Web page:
Theodore Robinson

The Plum Tree

oil on canvas
24.25 x 18 inches
Inscribed (in pencil, on original backing board): The Plum Tree / Theo Robinson

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Provenance: A. Watson; to [Ferargil Galleries, New York, 1933–53]; [Milch Gallery, New York]; private collection, and by descent, until the 2008; to [Hirschl & Adler Galleries, New York]; to private collection, MN; to private collection, VA

Exhbited: The Brooklyn Museum, New York, 1946, Theodore Robinson, 1852–1896, p. 73 no. 180

Literature: Julie Carlson, “Plein Air Paintings on the Rise,” Antiques and Fine Art (Autumn 2004), p. 18 fig. 4 illus.
Born in Vermont and raised in Wisconsin, Theodore Robinson was a founding member of the Art Students League* in New York City and then became one of the pioneers of Impressionism* in America.  His style was refined with feathery brushwork and a soft palette, and he continually explored facets of the innovative style.

He first studied in Chicago and then in New York and after that, spent eight years in France studying in Paris with Jean Leon Gerome, Carolus Duran, and Benjamin Constant, and in Barbizon* with Jean Corot.  He was one of the first Americans to paint at Giverny* during Claude Monet’s presence there and the only American to work directly with and have a close friendship with Monet.  He has been described as physically frail and a gentle human being.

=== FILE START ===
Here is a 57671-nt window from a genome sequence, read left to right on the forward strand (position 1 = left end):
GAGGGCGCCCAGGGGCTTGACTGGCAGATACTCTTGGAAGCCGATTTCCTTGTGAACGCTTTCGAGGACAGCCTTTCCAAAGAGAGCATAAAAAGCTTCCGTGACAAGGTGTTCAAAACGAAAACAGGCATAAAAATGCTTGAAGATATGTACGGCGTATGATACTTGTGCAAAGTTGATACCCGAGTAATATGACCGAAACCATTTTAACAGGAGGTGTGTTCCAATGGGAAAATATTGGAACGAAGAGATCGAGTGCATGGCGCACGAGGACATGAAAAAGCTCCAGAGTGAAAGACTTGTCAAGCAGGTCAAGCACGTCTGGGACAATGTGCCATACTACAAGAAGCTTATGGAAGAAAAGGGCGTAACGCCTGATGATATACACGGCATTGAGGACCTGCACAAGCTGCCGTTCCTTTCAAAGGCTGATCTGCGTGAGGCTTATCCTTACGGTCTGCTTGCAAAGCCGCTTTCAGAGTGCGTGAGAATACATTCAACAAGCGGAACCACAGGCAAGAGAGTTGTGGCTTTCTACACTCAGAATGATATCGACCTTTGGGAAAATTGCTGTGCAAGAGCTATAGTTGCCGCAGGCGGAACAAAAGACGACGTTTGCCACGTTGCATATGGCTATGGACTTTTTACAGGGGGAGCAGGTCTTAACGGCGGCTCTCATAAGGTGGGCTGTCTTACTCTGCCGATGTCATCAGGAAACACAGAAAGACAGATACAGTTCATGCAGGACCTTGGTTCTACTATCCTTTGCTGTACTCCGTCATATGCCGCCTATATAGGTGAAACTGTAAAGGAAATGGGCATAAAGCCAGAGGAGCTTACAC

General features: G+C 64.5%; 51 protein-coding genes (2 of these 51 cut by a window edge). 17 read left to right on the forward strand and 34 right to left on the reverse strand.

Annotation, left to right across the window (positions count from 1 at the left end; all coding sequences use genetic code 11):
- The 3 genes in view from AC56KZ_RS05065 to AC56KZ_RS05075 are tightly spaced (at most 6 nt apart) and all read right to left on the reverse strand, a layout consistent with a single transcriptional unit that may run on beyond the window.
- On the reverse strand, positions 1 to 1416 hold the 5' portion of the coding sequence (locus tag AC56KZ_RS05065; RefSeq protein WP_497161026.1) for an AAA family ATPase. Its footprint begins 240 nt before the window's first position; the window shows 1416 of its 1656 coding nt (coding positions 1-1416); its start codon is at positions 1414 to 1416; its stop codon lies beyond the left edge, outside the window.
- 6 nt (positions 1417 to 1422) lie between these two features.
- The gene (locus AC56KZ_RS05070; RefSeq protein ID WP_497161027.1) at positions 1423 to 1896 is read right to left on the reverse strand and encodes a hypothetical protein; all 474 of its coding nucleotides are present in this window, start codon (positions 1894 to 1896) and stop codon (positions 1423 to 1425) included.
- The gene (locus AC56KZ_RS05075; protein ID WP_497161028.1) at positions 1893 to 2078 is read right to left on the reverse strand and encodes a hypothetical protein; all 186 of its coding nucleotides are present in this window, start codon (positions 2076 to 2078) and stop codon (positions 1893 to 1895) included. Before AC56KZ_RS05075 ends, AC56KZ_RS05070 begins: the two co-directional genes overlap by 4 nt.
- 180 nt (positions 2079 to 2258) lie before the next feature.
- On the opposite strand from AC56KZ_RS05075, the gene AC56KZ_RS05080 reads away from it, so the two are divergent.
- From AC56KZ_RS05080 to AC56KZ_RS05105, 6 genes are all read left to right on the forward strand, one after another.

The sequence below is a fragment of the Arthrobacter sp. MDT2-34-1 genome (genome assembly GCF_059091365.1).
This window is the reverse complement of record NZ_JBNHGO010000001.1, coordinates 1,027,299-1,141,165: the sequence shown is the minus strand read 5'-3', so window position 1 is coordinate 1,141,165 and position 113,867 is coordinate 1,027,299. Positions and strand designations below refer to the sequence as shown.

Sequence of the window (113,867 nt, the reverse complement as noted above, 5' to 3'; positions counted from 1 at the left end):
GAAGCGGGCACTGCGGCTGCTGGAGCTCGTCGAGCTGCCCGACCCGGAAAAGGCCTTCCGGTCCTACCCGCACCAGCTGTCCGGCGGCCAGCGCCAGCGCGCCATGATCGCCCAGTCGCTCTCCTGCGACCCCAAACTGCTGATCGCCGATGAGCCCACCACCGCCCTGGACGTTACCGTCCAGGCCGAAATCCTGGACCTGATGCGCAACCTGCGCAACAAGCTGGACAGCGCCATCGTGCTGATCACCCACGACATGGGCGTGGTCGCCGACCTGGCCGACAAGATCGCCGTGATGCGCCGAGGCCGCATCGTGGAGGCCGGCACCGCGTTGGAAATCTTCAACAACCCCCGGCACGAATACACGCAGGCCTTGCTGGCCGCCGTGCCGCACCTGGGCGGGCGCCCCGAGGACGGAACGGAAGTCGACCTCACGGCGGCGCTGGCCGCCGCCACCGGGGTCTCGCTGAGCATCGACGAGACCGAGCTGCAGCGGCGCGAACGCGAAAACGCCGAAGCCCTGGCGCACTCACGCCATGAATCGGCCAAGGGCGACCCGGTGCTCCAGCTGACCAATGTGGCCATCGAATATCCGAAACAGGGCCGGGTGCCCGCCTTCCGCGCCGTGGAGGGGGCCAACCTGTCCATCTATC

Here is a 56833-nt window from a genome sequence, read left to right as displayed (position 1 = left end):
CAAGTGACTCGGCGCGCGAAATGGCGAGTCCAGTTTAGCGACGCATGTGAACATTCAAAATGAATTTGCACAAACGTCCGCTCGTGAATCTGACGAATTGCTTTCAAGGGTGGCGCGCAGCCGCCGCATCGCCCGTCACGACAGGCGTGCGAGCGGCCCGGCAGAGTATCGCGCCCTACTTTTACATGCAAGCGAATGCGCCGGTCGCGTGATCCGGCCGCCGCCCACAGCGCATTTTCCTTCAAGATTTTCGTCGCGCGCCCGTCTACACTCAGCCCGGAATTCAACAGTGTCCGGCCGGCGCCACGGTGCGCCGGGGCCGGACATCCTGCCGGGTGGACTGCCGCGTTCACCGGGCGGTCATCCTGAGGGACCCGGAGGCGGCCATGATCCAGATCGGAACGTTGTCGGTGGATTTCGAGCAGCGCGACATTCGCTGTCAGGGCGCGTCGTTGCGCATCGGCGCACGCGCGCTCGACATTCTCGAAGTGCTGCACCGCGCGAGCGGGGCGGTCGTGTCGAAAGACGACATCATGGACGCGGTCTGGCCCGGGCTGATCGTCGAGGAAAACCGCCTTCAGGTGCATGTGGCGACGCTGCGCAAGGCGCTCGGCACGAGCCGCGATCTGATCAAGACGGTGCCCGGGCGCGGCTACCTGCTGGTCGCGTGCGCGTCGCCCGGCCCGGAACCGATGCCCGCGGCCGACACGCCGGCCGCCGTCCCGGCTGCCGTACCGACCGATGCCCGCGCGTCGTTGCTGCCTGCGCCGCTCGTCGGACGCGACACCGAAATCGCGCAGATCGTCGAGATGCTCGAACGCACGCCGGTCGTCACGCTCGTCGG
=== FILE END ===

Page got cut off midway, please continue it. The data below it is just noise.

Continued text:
From 1888-1992, he made Giverny his home, and from that time became known for impressionist style landscapes with prominent realistically depicted female figures–elements of realism from academic studies at the Ecole des Beaux Arts* and the National Academy of Design* in New York City. He also traveled and painted during that time in Italy.

In 1892, he returned permanently to the United States and attempted to meld French Impressionist techniques with American landscape subjects. He died very unexpectedly from an acute asthma attack, and, although was well respected by his peers at the time of his death, he achieved national attention posthumously, many years later.  For a person living only forty-three years, he had, in retrospect, a remarkably successful career as an artist.


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